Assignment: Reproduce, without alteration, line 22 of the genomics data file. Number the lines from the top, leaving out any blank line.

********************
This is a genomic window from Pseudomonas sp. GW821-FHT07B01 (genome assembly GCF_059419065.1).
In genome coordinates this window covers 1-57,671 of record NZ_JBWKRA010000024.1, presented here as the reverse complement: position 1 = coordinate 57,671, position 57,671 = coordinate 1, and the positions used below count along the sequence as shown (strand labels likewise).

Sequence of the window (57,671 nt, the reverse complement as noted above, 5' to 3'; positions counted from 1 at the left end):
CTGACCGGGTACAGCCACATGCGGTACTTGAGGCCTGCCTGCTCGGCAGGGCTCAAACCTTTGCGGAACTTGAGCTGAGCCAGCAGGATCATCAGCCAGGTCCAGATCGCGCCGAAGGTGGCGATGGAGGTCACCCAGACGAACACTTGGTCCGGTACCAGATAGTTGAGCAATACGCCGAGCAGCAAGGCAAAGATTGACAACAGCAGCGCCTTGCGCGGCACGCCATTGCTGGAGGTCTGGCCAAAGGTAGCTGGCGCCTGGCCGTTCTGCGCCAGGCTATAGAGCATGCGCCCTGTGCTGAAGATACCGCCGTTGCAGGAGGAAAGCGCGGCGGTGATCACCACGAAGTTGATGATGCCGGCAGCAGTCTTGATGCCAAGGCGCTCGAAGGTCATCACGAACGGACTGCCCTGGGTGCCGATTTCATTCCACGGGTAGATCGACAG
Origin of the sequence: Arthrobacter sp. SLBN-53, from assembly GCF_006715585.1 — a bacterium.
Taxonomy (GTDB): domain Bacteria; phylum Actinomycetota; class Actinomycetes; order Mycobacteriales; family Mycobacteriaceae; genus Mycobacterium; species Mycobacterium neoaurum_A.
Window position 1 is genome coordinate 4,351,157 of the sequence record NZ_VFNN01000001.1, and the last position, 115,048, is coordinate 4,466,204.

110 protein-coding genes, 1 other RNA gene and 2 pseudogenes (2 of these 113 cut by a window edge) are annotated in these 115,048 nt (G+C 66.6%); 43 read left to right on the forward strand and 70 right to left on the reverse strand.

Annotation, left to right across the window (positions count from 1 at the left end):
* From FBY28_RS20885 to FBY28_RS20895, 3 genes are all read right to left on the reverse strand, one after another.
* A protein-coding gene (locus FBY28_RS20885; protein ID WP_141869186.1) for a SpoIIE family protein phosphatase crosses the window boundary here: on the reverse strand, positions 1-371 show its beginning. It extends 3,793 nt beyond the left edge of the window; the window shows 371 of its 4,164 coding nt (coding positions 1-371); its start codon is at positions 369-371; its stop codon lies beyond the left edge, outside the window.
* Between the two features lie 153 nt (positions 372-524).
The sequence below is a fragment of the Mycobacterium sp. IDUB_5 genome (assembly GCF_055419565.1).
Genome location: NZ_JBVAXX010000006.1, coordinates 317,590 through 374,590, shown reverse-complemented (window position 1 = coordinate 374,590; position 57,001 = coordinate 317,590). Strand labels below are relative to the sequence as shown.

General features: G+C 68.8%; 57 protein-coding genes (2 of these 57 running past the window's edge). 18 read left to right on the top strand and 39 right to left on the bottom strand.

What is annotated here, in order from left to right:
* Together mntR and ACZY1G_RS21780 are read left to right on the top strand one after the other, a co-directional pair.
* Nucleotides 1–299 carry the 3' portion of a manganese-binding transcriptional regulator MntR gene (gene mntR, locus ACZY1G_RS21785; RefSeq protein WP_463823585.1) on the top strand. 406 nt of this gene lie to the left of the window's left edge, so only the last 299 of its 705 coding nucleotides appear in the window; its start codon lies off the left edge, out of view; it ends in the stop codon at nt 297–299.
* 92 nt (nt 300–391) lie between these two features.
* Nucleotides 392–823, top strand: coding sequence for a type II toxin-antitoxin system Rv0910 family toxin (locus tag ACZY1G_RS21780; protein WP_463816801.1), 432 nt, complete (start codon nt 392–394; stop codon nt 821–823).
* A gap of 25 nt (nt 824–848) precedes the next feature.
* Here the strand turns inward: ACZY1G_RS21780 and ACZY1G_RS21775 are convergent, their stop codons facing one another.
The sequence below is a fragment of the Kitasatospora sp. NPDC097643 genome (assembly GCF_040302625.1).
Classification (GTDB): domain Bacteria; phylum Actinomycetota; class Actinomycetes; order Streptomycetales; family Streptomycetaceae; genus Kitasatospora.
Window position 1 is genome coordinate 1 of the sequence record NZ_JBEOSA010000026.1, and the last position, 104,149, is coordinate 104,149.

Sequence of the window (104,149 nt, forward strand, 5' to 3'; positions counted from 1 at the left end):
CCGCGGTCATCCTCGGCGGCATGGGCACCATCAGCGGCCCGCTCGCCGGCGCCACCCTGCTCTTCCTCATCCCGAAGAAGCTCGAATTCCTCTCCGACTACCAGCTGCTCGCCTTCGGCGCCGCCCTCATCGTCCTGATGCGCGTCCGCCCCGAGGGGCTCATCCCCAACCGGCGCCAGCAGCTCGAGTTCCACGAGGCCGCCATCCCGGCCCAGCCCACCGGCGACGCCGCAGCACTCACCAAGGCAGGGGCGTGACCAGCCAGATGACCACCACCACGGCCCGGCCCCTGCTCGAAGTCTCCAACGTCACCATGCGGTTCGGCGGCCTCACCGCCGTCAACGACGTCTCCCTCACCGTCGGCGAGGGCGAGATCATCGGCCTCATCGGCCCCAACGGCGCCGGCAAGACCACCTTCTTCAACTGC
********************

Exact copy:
* Here the strand turns inward: ACZY1G_RS21780 and ACZY1G_RS21775 are convergent, their stop codons facing one another.